Prevention of an Arms Race in Outer Space (PAROS) cannot be delayed any longer, Chinese Ambassador for Disarmament Affairs, Li Song, said when addressing the 2021 Outer Space Security Conference, urging the US not to stand in the way.
Over the past 18 months, the United States experienced the most rapid economic downturn in its history and the most severe pandemic in more than a century. The novel coronavirus (COVID-19) has infected more than 42.8 million Americans with a death toll exceeding 687,000 people. The pandemic has caused a loss of life, livelihoods, and a way of life: child care facilities and schools closed their doors and millions of parents became full-time caregivers and teachers. In the spring of 2020, 55 million school-age children were out of school or navigating remote learning. In the 2020-21 school year, most children in the U.S. lived in a place where schools were closed.
Despite the headwinds created by the Delta COVID-19 variant, the economy is recovering. Economic growth during the pandemic has generally surpassed consensus expectations while households and businesses have maintained a surprising amount of activity and spending while social distancing.
While all Americans, regardless of socioeconomic background, have been affected by COVID-19, Black Americans from economically disadvantaged communities have been hit particularly hard by the pandemic’s public health and economic consequences. Many Black Americans and their communities lack sufficient income and wealth to buffer both the job loss crisis and the economic crisis that have resulted from the COVID-19 pandemic. Many of these communities are physically dense, in both living and working environments, which puts these families at greater risk of being exposed to the virus. At the same time, Black Americans are overrepresented in frontline essential occupations, which has led to their increased risk of exposure to COVID-19. This overrepresentation, coupled with long-standing disconnection from the nation’s public and private health-care systems, has translated to a disproportionate share of individuals and families that are unwilling to avail themselves of opportunities to vaccinate throughout spring and summer 2021, when several effective vaccines became available to most, if not all, adult residents of the United States (Shah 2021).
Sustainability disclosure is in vogue, with more than 80 percent of major global companies reporting on some aspects of their social and environmental impacts. This is partly driven by growing calls for transparency by civil society organizations and environmental, social, and governance (ESG) investors, who are demanding detailed and verified corporate sustainability information. ESG investments—assets that fulfill certain minimum social and environmental criteria—grew by more than 40 percent in 2020 in the U.S., and currently make up one-third of all assets under management. However, the process of classifying financial assets as ESG is unregulated in the U.S. Moreover, the data required to assess if ESG assets have achieved a positive social and environmental impact is often missing, incomplete, unreliable, or unstandardized.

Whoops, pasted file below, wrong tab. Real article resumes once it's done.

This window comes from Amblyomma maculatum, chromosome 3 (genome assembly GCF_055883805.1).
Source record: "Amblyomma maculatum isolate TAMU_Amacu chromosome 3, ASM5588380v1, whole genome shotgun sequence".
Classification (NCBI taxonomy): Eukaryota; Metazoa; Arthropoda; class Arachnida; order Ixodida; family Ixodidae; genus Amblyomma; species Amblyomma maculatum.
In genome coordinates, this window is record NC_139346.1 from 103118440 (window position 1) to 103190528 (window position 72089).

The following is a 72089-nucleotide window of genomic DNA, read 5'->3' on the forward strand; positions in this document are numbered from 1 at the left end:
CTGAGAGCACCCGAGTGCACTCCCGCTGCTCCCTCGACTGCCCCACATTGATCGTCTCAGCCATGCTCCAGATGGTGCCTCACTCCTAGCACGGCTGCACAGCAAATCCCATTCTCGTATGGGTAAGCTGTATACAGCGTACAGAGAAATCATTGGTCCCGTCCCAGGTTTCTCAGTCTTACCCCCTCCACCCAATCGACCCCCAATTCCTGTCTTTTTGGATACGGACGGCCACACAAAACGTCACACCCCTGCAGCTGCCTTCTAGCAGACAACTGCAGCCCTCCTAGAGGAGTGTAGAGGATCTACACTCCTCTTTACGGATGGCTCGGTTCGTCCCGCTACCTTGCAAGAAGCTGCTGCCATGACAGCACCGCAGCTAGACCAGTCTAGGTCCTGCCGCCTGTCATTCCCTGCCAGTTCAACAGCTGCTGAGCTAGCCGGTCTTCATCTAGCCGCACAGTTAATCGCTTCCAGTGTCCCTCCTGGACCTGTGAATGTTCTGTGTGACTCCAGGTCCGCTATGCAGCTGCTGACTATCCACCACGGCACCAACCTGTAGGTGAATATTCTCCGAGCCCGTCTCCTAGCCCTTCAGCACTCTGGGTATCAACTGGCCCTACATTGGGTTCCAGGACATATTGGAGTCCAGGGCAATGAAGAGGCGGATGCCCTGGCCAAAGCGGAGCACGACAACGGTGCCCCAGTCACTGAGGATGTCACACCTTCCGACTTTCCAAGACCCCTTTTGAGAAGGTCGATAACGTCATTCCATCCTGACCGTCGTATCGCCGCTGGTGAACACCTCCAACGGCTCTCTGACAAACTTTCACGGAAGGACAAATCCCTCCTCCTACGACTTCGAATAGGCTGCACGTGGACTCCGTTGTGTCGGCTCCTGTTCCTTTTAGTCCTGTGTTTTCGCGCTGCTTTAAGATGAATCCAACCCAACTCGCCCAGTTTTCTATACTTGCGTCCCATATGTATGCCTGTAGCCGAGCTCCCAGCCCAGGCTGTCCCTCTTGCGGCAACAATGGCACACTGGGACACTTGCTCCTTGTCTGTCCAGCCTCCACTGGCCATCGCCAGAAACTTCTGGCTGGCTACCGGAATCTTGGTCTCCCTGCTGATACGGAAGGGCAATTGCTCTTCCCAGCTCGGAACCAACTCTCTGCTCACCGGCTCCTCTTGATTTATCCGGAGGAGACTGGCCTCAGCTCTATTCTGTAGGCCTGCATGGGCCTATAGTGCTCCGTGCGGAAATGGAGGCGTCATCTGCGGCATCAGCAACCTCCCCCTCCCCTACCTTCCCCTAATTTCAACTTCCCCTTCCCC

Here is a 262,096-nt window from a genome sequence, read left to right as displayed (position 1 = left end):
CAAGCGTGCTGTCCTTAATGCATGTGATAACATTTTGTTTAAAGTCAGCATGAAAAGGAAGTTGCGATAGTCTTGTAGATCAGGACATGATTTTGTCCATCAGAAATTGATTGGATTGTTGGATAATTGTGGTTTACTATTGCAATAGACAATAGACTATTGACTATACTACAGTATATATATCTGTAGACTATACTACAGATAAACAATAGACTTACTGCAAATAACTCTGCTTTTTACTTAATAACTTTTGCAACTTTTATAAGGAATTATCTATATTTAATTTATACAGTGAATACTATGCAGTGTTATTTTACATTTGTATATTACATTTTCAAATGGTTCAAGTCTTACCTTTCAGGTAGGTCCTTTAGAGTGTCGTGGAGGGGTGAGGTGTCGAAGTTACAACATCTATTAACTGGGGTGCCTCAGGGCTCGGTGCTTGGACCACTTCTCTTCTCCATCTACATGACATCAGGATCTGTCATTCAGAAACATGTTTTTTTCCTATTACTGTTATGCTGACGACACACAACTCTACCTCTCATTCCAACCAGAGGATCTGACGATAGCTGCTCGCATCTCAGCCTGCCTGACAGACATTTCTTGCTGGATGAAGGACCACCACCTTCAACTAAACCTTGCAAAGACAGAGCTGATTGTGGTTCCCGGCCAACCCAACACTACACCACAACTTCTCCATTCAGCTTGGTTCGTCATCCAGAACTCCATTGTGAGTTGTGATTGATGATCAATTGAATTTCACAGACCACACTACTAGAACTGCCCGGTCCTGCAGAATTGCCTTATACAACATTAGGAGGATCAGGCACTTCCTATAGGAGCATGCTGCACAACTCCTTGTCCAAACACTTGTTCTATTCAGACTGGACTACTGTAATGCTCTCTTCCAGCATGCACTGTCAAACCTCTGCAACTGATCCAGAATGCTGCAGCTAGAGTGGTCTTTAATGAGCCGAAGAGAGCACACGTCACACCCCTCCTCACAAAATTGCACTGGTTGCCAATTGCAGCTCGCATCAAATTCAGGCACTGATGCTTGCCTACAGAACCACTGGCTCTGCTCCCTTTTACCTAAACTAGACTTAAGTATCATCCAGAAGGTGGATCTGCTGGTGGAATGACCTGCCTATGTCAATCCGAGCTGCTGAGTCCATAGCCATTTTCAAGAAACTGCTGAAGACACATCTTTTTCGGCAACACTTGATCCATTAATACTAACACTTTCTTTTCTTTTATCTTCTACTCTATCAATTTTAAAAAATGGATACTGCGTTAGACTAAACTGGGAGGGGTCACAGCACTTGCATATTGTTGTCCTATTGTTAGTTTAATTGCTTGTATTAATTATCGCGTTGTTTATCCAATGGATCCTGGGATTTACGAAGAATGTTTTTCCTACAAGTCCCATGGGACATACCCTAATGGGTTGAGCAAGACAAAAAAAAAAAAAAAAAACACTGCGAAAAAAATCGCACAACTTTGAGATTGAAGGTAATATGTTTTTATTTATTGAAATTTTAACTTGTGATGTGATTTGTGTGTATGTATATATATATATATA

China’s decision to formally seek to join the Comprehensive and Progressive Trans-pacific Partnership (CPTPP), the world’s most important Asian trade deal, presents the U.S. with an enormous set of economic and diplomatic challenges. China joining CPTPP would deal a significant blow to U.S. economic statecraft and further strengthen Chinese leadership in the Indo-Pacific. Taiwan’s recent announcement that it also wants to join CPTPP further complicates the picture.
The release of 2020 Census population data provided much-anticipated insight into the demographic trends reshaping our nation, but it also unleashed a wave of predictable headlines touting the demise of “shrinking rural America.” The familiar narrative of “two Americas”—one diverse, metropolitan, and successful and one white, rural, and declining—cropped up once more, often explicitly equating “rural” with “white” or, even more simplistically, with white Trump voters.
Traditional growth accounting exercises, which adjust for variations in the age, gender, and educational attainment of the workforce, conclude that changes in human capital contribute only modestly to economic growth. Yet, recent studies have argued that improvements in human capital make a more substantial impact through differences in the quality of education and the importance of human capital in the innovation process. In this study, we explore differences in the generation of human capital in Germany, Japan, and the United States.
The debt limit caps the total amount of allowable outstanding U.S. federal debt. The U.S. hit that limit on August 1, 2021, but the Department of the Treasury has been undertaking a set of “extraordinary measures” so that the debt limit does not yet bind. The Treasury estimates that by October 18th, those measures will not be sufficient—unless Congress raises or suspends the debt limit before then, the Federal government will lack the cash to pay all its obligations.